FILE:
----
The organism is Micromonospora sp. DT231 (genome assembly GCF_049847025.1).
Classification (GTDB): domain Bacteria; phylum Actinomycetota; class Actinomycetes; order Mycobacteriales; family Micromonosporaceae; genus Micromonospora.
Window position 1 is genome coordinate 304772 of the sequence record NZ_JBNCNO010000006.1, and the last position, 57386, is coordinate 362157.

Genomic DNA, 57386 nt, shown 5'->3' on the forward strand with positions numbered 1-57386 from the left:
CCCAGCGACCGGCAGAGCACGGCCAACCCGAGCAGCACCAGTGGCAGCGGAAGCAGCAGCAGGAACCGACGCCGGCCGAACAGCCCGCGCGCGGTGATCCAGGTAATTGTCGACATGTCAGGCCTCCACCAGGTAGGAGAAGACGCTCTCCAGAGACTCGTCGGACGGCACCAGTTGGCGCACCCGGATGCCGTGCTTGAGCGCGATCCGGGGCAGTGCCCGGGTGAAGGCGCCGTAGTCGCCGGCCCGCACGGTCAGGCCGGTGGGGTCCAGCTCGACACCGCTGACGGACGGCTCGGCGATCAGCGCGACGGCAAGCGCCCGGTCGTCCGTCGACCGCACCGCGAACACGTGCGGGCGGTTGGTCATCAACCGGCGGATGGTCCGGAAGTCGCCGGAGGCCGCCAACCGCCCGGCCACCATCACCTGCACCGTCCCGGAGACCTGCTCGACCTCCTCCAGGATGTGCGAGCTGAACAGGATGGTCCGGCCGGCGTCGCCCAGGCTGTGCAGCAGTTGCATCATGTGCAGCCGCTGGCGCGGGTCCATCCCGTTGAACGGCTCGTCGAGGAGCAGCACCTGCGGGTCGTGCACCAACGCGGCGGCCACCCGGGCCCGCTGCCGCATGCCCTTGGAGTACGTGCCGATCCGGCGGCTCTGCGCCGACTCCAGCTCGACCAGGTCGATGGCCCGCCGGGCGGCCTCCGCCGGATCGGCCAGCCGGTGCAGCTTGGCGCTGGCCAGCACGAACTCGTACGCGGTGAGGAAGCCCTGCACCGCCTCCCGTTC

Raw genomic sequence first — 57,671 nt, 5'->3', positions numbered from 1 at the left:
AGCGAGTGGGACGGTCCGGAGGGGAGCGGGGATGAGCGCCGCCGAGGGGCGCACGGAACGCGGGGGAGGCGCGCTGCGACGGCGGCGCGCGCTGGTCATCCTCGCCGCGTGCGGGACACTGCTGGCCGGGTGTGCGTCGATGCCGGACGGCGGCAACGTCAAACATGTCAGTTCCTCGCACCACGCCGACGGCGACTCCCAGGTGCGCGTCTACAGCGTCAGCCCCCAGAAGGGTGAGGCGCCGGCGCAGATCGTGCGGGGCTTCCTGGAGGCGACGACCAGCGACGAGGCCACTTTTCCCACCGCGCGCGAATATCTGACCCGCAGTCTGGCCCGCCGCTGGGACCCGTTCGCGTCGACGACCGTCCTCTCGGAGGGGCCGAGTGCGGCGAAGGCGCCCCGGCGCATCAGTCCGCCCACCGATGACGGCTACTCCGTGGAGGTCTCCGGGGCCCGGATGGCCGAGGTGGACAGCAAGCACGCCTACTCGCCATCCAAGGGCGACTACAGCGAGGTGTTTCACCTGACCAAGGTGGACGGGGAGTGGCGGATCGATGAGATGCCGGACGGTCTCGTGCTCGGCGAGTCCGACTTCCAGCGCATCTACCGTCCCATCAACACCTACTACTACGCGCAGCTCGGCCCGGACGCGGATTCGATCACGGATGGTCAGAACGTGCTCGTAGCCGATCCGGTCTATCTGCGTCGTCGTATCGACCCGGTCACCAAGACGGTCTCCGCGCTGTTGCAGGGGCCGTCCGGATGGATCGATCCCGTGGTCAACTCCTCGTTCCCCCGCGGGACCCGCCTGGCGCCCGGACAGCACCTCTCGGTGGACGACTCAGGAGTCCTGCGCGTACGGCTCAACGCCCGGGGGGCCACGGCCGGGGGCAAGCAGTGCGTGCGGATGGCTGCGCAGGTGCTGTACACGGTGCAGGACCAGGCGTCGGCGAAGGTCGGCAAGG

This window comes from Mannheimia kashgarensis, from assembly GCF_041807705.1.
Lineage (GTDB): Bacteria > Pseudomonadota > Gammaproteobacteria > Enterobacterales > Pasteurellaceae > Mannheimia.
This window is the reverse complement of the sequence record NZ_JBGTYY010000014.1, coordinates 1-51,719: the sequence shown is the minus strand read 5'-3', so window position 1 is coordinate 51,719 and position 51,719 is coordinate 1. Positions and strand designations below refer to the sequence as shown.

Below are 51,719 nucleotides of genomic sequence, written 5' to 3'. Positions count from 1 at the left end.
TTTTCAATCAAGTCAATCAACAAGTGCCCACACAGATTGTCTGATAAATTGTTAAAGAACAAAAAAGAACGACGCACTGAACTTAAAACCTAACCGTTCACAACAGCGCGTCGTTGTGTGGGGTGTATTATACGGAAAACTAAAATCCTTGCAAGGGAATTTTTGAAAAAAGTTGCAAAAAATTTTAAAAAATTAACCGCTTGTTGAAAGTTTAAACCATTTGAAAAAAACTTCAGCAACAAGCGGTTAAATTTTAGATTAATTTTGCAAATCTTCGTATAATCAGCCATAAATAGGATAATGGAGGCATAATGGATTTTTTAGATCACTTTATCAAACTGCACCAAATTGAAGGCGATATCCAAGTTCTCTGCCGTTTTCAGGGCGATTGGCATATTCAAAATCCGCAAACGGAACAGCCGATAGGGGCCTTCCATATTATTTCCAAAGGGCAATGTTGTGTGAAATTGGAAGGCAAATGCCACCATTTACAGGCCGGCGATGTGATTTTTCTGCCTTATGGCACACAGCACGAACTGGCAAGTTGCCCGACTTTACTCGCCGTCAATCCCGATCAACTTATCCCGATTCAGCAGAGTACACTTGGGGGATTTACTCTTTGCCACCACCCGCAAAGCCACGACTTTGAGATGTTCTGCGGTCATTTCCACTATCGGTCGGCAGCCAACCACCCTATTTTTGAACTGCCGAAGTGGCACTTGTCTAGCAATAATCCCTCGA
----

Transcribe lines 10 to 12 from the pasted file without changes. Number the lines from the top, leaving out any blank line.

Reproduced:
This window is the reverse complement of the sequence record NZ_JBGTYY010000014.1, coordinates 1-51,719: the sequence shown is the minus strand read 5'-3', so window position 1 is coordinate 51,719 and position 51,719 is coordinate 1. Positions and strand designations below refer to the sequence as shown.

Below are 51,719 nucleotides of genomic sequence, written 5' to 3'. Positions count from 1 at the left end.
TTTTCAATCAAGTCAATCAACAAGTGCCCACACAGATTGTCTGATAAATTGTTAAAGAACAAAAAAGAACGACGCACTGAACTTAAAACCTAACCGTTCACAACAGCGCGTCGTTGTGTGGGGTGTATTATACGGAAAACTAAAATCCTTGCAAGGGAATTTTTGAAAAAAGTTGCAAAAAATTTTAAAAAATTAACCGCTTGTTGAAAGTTTAAACCATTTGAAAAAAACTTCAGCAACAAGCGGTTAAATTTTAGATTAATTTTGCAAATCTTCGTATAATCAGCCATAAATAGGATAATGGAGGCATAATGGATTTTTTAGATCACTTTATCAAACTGCACCAAATTGAAGGCGATATCCAAGTTCTCTGCCGTTTTCAGGGCGATTGGCATATTCAAAATCCGCAAACGGAACAGCCGATAGGGGCCTTCCATATTATTTCCAAAGGGCAATGTTGTGTGAAATTGGAAGGCAAATGCCACCATTTACAGGCCGGCGATGTGATTTTTCTGCCTTATGGCACACAGCACGAACTGGCAAGTTGCCCGACTTTACTCGCCGTCAATCCCGATCAACTTATCCCGATTCAGCAGAGTACACTTGGGGGATTTACTCTTTGCCACCACCCGCAAAGCCACGACTTTGAGATGTTCTGCGGTCATTTCCACTATCGGTCGGCAGCCAACCACCCTATTTTTGAACTGCCGAAGTGGCACTTGTCTAGCAATAATCCCTCGA